3. Understanding Customers: When we talk about customers, we have some very fundamental questions to ask, questions that affect any and everything else we do. Such questions include: Who are the customers? Whom are we trying to serve? What is the interest area? What can we provide to serve these interests? What are the conditions for offering information services and products? How well do we communicate with our users and how they communicate their needs to us? There is a common understanding that who knows better about the library then s/he knows better about its resources, facilities, services, and products particularly in the information era. The most important role of marketing in library and information centre is to find information/products for the customers, not customers for the information/product. We must always remember that no library owns its users to the extent that it determines their likes and dislikes. We must pay attention to users' requirement and preferences.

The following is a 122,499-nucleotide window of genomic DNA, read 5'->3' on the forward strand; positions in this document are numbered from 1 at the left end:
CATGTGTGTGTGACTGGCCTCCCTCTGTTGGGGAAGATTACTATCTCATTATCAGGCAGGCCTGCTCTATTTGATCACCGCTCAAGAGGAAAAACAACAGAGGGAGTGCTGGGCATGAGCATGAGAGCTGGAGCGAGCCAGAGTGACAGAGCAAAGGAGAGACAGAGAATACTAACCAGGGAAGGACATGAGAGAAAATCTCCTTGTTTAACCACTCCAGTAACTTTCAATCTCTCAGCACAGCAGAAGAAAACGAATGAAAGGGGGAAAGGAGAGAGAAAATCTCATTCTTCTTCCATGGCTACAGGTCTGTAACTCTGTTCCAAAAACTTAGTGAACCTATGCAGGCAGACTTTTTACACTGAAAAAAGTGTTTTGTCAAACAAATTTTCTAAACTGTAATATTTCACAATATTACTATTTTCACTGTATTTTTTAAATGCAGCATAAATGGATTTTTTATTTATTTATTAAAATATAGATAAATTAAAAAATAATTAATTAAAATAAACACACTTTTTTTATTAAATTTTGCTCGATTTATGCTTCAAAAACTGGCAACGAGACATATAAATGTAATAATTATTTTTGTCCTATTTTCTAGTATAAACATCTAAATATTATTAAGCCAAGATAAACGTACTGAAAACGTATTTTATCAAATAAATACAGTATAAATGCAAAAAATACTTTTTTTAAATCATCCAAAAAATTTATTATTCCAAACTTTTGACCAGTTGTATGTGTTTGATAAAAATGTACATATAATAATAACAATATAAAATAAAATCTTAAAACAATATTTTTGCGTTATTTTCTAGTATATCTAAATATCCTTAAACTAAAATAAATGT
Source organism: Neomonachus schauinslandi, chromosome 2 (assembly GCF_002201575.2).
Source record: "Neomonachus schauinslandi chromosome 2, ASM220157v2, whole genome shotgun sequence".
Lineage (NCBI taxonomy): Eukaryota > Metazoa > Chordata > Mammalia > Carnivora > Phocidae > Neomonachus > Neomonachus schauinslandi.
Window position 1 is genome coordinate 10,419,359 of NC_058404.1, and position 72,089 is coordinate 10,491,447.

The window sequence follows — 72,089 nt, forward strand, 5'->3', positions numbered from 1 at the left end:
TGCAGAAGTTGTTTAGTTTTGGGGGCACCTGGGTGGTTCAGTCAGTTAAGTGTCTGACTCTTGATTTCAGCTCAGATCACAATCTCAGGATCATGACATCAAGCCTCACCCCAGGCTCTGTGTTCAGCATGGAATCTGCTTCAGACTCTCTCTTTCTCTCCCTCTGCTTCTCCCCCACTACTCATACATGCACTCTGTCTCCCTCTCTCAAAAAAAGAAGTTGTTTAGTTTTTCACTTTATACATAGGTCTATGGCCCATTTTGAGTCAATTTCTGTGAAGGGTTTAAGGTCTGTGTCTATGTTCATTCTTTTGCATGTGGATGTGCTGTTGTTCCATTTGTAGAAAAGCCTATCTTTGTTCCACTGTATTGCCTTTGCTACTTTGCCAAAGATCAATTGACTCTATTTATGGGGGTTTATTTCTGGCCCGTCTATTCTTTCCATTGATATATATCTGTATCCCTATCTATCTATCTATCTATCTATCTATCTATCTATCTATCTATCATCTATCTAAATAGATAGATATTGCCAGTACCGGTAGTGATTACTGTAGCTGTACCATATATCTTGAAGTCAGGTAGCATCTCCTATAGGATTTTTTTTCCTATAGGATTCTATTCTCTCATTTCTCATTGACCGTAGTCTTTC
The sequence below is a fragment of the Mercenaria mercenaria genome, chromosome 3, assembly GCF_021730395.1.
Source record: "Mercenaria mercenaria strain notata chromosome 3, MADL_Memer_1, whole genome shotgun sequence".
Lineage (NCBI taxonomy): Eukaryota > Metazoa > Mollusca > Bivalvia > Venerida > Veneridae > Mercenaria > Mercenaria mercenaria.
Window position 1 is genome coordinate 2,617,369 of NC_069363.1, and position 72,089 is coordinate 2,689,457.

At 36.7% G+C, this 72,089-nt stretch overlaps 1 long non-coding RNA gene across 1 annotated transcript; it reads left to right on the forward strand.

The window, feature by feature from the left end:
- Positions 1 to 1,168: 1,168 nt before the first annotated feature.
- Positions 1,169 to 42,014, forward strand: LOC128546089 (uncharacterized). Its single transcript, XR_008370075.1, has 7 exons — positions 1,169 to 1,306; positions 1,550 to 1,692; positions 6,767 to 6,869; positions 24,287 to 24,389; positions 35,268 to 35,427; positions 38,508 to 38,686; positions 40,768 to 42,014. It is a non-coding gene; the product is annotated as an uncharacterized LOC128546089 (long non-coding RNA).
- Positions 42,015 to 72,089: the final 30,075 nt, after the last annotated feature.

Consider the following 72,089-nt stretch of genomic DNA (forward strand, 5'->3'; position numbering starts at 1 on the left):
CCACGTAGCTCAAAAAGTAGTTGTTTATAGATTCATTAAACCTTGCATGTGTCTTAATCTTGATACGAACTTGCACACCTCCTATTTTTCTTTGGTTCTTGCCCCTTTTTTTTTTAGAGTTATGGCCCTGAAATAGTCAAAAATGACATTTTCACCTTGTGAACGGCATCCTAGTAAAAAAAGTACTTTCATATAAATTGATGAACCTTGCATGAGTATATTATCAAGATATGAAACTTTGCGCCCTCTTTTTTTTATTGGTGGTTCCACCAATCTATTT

4. Welcome Again and Again: We should deal with a smile to the users. We should give positive attitude and favorable relationships with users. But they will come again only if their present needs are well met, and in meeting the information needs of users marketing attitude plays a vital role.

5. Libraries need to grow: According to Ranganathan's 5th law "Library is a growing organism". Due to global information explosion, more information comes every second and today's information is old very fast for tomorrow. Libraries continue to face continuing changes in the environment strategies and outcomes. Good marketing efforts take care of all resources and how it can be done in an efficient way.